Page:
Movies or TV series he starred in:
- Santa Barbara (1990) as Young Mason Capwell (one scene)
- Critters 3 (1991) as Josh
- Growing Pains (1992) as Luke Brower
- This Boy's Life (1993) as Tobias Wolff
- What's Eating Gilbert Grape (1993) as Arnie Grape
- The Quick and the Dead (1994) as Kid
- The Basketball Diaries (1995) as Jim Carroll
- Total Eclipse (1995) as Arthur Rimbaud
- Don's Plum (1995 but released in 2001) as Derek
- William Shakespeare's Romeo + Juliet (1996) as Romeo
- Marvin's Room (1996) as Hank
- Titanic (1997) as Jack Dawson
- The Man in the Iron Mask (1998) as twins King Louis XIV and Phillipe
- Celebrity (1998) as Brandon Darrow
- The Beach (2000) as Richard
- Gangs of New York * (2002) as Amsterdam Vallon
- Catch Me If You Can (2002) as Frank Abagnale Jr
- The Aviator * (2004) as Howard Hughes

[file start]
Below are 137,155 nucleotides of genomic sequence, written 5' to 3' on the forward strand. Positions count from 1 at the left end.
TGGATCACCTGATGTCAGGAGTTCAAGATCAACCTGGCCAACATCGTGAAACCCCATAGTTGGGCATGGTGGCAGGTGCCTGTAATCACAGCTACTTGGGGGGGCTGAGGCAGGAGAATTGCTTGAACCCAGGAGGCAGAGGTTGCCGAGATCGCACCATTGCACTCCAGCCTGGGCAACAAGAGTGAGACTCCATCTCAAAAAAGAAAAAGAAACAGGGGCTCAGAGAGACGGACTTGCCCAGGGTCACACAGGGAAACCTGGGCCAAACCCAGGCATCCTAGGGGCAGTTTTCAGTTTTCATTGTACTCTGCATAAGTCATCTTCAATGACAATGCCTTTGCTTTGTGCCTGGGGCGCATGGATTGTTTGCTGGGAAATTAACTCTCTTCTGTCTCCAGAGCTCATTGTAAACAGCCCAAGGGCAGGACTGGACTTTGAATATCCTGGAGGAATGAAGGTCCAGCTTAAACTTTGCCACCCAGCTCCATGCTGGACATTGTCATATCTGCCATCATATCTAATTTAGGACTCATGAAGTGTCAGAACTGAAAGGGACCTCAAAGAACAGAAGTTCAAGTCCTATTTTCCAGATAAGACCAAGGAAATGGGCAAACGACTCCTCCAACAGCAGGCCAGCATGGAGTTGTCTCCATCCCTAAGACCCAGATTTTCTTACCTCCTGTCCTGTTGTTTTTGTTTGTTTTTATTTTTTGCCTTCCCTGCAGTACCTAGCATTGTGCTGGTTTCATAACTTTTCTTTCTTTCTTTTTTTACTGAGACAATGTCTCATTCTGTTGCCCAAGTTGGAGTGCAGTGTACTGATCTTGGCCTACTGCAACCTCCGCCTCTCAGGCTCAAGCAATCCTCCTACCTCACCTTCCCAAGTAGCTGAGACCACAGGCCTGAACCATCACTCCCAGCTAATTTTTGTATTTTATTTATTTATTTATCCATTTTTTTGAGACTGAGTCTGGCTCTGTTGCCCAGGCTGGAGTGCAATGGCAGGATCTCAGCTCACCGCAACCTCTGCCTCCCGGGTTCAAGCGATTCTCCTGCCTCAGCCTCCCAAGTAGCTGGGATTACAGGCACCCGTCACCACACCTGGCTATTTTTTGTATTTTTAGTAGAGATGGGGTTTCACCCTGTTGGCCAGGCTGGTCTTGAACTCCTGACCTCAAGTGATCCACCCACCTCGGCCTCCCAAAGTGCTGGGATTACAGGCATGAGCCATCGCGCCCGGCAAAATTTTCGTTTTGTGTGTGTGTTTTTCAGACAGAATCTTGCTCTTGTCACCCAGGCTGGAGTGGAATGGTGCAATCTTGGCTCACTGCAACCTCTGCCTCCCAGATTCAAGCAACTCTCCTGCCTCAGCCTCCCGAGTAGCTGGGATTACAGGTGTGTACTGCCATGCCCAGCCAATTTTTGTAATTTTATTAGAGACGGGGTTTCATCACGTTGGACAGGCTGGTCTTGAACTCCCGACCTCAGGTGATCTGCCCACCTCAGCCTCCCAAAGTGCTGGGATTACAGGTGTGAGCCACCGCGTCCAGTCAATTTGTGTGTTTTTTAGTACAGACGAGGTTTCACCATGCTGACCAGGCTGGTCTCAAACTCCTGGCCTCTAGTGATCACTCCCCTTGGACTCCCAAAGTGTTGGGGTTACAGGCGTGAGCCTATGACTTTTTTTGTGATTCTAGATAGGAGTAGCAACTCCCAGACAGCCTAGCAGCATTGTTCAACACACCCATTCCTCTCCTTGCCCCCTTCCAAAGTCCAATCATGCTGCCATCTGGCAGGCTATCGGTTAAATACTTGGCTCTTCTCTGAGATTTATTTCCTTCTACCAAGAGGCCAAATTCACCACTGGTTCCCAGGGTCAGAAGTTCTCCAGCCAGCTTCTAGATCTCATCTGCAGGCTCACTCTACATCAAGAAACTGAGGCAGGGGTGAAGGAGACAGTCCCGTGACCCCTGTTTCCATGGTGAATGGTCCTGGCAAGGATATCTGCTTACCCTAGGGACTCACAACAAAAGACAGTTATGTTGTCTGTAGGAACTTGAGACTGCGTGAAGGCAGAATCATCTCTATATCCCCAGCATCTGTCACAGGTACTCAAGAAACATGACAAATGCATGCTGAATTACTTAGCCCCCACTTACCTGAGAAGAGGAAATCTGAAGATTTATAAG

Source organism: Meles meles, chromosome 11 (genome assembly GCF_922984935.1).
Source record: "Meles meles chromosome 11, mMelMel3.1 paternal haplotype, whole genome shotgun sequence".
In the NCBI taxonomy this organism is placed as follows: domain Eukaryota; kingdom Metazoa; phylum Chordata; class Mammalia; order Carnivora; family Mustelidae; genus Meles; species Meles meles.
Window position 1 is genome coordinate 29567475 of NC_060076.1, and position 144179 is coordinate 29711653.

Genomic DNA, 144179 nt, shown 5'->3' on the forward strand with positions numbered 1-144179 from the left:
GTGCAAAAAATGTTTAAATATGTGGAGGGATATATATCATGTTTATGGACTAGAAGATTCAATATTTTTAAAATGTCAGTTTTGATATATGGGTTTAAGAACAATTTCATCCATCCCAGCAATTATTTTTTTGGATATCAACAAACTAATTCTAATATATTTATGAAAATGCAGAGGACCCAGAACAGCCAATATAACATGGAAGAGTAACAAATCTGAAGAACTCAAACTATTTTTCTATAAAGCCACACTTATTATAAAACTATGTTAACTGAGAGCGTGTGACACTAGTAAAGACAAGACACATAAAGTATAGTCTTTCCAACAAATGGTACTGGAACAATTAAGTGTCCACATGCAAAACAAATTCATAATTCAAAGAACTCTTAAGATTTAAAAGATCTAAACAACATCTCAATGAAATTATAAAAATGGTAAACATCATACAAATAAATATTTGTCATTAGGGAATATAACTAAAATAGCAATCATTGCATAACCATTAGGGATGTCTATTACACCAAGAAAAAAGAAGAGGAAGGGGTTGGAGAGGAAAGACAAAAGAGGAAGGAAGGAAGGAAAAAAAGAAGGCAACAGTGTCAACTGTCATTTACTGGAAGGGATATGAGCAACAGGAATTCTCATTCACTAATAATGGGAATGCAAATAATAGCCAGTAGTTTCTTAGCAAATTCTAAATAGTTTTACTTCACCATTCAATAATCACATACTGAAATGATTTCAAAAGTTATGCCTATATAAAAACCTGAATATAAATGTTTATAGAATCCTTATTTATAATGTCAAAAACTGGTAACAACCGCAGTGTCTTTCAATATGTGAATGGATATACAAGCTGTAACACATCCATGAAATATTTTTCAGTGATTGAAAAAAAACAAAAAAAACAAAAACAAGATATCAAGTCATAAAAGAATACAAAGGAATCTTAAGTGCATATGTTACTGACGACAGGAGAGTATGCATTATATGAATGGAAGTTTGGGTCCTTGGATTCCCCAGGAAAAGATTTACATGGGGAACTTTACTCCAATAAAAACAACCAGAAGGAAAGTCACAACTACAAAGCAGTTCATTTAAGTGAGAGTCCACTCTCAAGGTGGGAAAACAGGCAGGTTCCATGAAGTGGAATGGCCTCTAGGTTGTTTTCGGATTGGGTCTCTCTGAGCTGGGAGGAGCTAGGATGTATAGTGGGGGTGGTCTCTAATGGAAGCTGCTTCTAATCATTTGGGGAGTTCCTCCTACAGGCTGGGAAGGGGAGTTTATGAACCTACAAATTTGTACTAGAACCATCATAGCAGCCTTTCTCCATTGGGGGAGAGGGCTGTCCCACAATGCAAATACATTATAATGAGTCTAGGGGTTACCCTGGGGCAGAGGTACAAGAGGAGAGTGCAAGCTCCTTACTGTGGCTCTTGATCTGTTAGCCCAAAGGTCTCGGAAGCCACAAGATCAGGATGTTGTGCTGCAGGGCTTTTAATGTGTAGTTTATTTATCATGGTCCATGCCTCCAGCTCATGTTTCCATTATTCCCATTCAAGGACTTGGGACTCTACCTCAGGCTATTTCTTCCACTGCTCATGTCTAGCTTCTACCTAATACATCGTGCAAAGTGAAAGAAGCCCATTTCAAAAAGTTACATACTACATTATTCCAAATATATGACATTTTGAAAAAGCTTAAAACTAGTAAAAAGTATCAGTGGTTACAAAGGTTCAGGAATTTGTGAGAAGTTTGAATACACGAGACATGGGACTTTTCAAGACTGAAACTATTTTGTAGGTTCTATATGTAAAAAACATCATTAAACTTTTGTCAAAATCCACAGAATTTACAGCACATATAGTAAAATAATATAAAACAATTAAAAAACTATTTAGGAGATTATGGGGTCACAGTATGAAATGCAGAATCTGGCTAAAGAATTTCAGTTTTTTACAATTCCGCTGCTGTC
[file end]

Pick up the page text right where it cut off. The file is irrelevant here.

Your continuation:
- The Departed * (2006) as Billy Costigan
- Blood Diamond (2006) as Danny Archer
- Body of Lies (2008) as Roger Ferris
- Revolutionary Road (2008) as Frank Wheeler
- Shutter Island * (2010) as Teddy Daniels
- Inception (2010) as Dom Cobb
- J. Edgar (2011) as J. Edgar Hoover
- Django Unchained (2012) as Calvin J. Candie
- The Great Gatsby (2013) as Jay Gatsby
- The Wolf of Wall Street * (2013) as Jordan Belfort
- The Revenant (2015) as Hugh Glass — His first Oscar for Best Actor
- Once Upon a Time in Hollywood (2019) as Rick Dalton
- Don't Look Up (2021) as Dr. Randall Mindy
- Killers of the Flower Moon * (2023)
Note: * indicates Dicaprio's collaborations with Martin Scorsese.
Tropes associated with his works:
- Age Lift: In Catch Me If You Can he played 16-year-old Frank Abagnale. Two years later he was playing late 30s-to early 40s Howard Hughes. He then later played the much older J. Edgar Hoover. A lot of people accused the casting of being ambitious, to say the least, especially in the case of Hoover.
- Anti-Hero: Tends to play this type of character in most of his movies:
- Basketball Diaries: A 14-year-old Catholic school student who is also a heroin-junkie and prostitute.